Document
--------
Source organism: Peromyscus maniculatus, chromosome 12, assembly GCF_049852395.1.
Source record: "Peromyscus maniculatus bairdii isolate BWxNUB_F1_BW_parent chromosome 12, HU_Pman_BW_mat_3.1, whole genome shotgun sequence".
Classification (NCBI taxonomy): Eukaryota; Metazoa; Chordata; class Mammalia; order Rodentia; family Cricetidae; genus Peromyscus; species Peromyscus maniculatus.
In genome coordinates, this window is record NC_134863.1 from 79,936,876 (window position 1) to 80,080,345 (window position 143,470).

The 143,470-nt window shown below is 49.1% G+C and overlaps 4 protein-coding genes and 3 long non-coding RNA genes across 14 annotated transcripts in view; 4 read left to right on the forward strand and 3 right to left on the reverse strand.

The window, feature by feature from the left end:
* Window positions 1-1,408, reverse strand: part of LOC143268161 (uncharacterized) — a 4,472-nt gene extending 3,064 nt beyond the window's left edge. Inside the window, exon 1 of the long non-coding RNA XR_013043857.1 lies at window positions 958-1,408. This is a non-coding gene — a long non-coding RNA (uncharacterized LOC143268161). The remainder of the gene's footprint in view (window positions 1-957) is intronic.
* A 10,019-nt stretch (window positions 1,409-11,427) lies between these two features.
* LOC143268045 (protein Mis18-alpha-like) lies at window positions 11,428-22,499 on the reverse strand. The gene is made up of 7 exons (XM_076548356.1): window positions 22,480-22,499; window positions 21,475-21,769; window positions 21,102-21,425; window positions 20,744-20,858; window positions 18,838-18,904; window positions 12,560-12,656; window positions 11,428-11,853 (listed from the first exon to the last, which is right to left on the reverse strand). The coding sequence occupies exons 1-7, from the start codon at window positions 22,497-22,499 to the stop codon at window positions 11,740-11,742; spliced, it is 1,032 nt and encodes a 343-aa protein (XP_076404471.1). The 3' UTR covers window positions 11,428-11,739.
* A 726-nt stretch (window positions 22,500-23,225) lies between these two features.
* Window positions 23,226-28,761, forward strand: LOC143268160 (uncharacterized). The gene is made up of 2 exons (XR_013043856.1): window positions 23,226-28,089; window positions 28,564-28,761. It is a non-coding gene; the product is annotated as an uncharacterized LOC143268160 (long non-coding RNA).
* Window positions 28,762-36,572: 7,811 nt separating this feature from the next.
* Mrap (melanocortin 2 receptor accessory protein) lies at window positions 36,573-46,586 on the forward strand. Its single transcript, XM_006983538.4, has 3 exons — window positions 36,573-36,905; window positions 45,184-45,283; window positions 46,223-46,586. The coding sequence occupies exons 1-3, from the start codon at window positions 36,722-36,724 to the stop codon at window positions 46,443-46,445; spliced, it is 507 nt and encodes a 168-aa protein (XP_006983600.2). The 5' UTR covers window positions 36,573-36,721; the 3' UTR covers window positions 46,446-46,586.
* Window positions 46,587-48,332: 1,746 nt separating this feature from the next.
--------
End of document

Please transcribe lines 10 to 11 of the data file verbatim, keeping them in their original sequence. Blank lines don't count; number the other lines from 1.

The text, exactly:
* A 726-nt stretch (window positions 22,500-23,225) lies between these two features.
* Window positions 23,226-28,761, forward strand: LOC143268160 (uncharacterized). The gene is made up of 2 exons (XR_013043856.1): window positions 23,226-28,089; window positions 28,564-28,761. It is a non-coding gene; the product is annotated as an uncharacterized LOC143268160 (long non-coding RNA).